Humans didn’t evolve to look at electronic screens all day, so what are the consequences?

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2021-03-28 09:20:06

We live in the world of GRB electronic monitors. In particular, the average person spends more than 7 hours a day working with computers, watching TV, looking at the screen of a phone or tablet.

Electronic devices have changed the way people communicate with each other, but will it have any side effects on our health, our bodies, and our brains? Let’s find out in the video below:

How does looking at electronic screens all day affect the human body and brain?

So you already know: Myopic, “computer screen syndrome“Even unexplained changes can happen to the brain. That’s what you or your kids can experience when they spend too much time on electronic screens.

So how to prevent that? Here are some tips for you:

1. Rules 20-20-20

To reduce your risk of nearsightedness and computer screen syndrome, you can apply the following principle after working: For every 20 minutes you look at a screen, take 20 seconds to look away, where one item at a distance of 20 feet (6 meters).

2. Harmon Rule

Humans didn't evolve to look at electronic screens all day, so what are the consequences?  Photo 3.

This is an optimal and safe distance calculation rule for people using a phone, computer or tablet screen. It states that the distance from your eyes to the screen should be greater than or equal to the Harmon distance: Calculated from the distance from your elbow to the knuckle between your fist.

3. Recommended for children when using electronic screens

The World Health Organization (WHO) said that infants under 1 year old should not be exposed to any electronic screen devices, as it can adversely affect the child’s developmental ability.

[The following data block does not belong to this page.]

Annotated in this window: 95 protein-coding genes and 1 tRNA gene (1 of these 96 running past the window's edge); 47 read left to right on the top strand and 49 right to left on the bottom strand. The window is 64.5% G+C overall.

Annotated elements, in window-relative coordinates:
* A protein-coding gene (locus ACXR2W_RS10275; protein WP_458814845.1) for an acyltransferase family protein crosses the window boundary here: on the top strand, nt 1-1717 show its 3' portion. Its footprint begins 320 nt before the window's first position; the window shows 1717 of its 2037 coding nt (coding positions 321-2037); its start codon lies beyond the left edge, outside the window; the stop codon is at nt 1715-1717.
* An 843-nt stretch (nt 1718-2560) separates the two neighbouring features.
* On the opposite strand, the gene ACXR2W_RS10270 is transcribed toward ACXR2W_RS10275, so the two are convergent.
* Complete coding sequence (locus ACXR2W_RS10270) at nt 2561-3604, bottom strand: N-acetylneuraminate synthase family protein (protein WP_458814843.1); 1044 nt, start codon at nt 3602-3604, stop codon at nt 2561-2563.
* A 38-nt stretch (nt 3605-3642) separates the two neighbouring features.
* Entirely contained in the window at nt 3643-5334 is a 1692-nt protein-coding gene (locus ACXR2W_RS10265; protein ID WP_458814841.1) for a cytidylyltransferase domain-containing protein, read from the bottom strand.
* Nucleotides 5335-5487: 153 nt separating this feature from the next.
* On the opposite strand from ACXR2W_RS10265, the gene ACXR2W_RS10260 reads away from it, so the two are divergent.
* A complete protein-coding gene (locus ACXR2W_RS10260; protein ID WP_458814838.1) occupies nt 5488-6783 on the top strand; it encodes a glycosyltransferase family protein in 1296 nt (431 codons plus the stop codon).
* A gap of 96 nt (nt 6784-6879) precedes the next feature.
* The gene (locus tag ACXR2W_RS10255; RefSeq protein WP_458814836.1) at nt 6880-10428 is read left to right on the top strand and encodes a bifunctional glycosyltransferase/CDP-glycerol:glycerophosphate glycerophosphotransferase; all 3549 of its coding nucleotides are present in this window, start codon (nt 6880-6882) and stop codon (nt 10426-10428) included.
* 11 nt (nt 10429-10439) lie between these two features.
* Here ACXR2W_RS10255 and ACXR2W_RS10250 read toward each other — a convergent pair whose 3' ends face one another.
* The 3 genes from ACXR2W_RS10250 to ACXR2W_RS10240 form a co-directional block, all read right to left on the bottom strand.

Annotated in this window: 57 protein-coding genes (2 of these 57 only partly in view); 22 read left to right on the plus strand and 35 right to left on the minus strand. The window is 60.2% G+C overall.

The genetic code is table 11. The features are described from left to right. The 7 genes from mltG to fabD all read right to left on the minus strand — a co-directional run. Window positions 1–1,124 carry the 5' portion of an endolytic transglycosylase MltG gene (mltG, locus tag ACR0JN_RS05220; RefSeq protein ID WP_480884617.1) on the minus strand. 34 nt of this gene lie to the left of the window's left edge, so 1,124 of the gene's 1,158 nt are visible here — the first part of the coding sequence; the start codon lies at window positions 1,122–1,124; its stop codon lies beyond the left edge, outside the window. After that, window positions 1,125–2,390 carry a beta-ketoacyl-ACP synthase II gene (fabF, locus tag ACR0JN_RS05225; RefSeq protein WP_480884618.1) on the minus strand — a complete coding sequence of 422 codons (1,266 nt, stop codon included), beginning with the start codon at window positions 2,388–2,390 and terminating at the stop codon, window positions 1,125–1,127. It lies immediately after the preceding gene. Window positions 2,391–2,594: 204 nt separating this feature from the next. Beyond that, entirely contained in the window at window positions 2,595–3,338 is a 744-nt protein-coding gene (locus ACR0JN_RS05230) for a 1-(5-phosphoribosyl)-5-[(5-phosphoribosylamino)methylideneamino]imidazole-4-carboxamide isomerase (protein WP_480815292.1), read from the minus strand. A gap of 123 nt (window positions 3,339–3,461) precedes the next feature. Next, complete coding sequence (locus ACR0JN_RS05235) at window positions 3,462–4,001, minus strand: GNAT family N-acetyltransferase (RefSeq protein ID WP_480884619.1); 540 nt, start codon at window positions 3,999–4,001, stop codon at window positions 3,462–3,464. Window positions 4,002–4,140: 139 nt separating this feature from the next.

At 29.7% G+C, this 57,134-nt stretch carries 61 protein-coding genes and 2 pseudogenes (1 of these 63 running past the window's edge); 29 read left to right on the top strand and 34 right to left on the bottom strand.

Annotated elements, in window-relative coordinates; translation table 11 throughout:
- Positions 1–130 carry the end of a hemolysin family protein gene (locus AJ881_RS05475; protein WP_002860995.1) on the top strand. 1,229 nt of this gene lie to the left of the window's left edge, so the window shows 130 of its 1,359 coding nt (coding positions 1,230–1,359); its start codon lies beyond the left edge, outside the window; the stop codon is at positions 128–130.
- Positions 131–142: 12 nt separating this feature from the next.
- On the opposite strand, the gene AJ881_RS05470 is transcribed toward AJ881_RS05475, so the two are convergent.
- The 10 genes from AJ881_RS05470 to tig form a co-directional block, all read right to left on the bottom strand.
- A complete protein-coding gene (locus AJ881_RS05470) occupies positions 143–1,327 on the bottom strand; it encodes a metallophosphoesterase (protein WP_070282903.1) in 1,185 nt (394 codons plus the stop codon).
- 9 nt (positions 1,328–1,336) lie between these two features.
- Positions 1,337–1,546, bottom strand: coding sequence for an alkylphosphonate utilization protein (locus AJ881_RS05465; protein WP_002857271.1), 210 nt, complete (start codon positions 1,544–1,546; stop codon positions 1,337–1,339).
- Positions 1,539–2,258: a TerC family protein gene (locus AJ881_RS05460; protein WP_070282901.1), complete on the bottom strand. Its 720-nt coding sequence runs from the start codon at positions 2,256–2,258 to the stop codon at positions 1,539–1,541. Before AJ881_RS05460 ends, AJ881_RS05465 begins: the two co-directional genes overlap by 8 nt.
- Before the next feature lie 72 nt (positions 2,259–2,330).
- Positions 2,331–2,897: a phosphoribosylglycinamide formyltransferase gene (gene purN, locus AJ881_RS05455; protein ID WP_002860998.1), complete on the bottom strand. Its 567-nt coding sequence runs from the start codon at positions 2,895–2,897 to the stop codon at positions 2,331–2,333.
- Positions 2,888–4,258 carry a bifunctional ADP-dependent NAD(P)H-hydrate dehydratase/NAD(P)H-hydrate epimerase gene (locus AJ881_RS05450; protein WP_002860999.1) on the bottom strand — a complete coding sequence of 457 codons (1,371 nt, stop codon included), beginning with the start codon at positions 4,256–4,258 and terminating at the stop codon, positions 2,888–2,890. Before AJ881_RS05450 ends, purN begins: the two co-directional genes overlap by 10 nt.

Children 1-2 years old should also not use these devices. Children over 2 years of age can start taking them, but for no more than 1 hour per day and as little as possible.Similar limits are set for 3-4 years old.

Humans didn't evolve to look at electronic screens all day, so what are the consequences?  - Photo 4.

However, ophthalmologists said that in addition to the time of use, parents must also pay attention to the time off when using the child’s electronic screen. Specifically:

Preschoolers should not use or look at the screen continuously for more than 5 minutes

– School-aged children do not look at the screen continuously for more than every 10 minutes

– Teenagers and adults do not look at the screen for more than 20 minutes at a time

In addition, parents should monitor a child’s ability to focus after using electronic devices. For example, if, after a child put down the iPad, is still stuck by it, distracted and distracted when answering questions, you should limit the amount of time you use the child’s device.

Refer Businessinsider, CPR

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